Adjustments in a CRT-based projection TV that align the primary-color images produced by the three internal CRTs. In a direct-view color TV, convergence refers to the alignment of the beams generated by the three electron guns.
The congruence of the three LCD panels (red, green, blue) in a projector. Convergence error: Chromatic aberration in data projectors with three modules. Lines and outlines have colored margins. The reason - three projected component images for red, green, blue do not exactly comply with each other. Convergence errors mainly appear in the corners
The eyes look together at objects nearby
Precisely every individual in the population is identical. While full convergence might be seen in genetic algorithms using only cross over, such convergence is seldom seen in genetic programming using Koza's subtree swapping crossover. However, populations often stabilise after a time, in the sense that the best programs all have a common ancestor and their behaviour is very similar (or identical) both to each other and to that of high fitness programs from the previous (and future?) generations.
The movement of the eyes as they swivel so that both eyes are pointing toward the same visual target.
The "coming together" of formerly distinct technologies, industries or activities; the most common usage refers to the convergence of computing, communications and broadcasting technologies.
A condition that exists when the distribution of winds in a given area is such that there is a net horizontal inflow of air into the area; the effect is to create lift.
Ability of the eyes to move coordinately so as to focus on near objects. ( convergence, n.f) Cornea: Sensitive transparent disk lodged in the sclera forming the anterior external face of the eyeball. It serves protective and refractive functions. ( cornée, n.f)
Similarities which have arisen independently in two or more organisms that are not closely related. Contrast with homology.
a binocular depth cue effected when the eyes rotate to align the retinal images seen by each eye.
The independent origin of apparently similar apomorphies from different plesiomorphies.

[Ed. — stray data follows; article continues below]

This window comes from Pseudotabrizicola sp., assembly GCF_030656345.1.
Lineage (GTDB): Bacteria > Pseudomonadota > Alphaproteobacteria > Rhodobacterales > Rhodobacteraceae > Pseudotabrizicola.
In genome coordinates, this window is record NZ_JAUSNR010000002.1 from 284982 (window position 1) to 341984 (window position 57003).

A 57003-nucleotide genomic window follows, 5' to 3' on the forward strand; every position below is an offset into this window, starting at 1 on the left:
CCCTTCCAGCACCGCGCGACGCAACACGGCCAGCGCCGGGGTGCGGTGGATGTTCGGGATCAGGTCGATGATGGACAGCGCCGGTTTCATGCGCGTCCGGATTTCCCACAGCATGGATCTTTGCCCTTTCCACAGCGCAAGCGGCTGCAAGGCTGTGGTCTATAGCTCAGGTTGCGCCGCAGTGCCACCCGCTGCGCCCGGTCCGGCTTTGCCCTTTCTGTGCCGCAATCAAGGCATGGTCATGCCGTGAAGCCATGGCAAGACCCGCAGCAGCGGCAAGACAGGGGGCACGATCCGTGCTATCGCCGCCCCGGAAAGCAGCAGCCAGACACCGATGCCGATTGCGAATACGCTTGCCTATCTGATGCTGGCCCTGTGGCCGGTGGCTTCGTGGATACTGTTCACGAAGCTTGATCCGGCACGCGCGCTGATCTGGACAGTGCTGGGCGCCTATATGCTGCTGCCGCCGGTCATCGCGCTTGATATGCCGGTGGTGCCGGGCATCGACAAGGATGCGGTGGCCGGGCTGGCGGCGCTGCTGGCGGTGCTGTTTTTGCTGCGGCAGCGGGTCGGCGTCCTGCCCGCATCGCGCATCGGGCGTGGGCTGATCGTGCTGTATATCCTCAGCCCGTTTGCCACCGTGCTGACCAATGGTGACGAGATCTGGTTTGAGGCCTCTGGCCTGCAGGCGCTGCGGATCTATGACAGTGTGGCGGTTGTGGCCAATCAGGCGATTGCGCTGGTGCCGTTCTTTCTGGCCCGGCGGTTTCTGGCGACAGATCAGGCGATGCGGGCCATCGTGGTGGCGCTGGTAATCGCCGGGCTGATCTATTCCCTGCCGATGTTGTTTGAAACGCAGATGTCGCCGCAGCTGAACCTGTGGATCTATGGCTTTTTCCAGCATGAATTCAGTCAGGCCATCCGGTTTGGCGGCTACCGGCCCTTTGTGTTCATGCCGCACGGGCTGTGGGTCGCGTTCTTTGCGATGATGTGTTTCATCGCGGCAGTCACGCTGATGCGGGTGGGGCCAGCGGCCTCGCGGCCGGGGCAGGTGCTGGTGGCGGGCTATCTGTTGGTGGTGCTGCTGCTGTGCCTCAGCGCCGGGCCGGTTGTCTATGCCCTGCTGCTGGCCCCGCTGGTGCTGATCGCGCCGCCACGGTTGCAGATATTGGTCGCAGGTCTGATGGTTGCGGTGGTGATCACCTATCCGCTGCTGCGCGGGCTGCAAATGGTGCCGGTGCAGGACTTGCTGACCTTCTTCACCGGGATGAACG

the coming together of computer, broadcast, telecommunications, and entertainment technologies. Page 309
The speed and ability of a group of internetworking devices running a specific routing protocol to agree on the topology of an internetwork after a change in that topology.
Coming together; "piling up" of mass. Surface convergence occurs in association with rising air whereas upper-level convergence is associated with subsidence.
When the difference in the result of each successive calculation is no longer significant. See: Iteration.
Bringing separate communications systems such as voice and data into a single network.
Proper alignment of the vertical and horizontal lines, as in video projection.
The process of aligning the economic performance of EMU member states prior to joining the single currency.
The term applied to describe the tendency of traditional telecommunications services, Internet services, other IT applications and broadcasting to come together in various ways and to differing extents: for example finding increasing synergy, to be offered as packages, and ultimately, to be delivered by a multiservice network.
The crossover of the three electron beams of a three-gun tri-color picture tube.
The coming together on a video display of the multiple component colors which make up the display.
The color monitorâ€(tm)s ability to scan the three electron beams (red, green and blue) onto a single point and thus producing a white dot.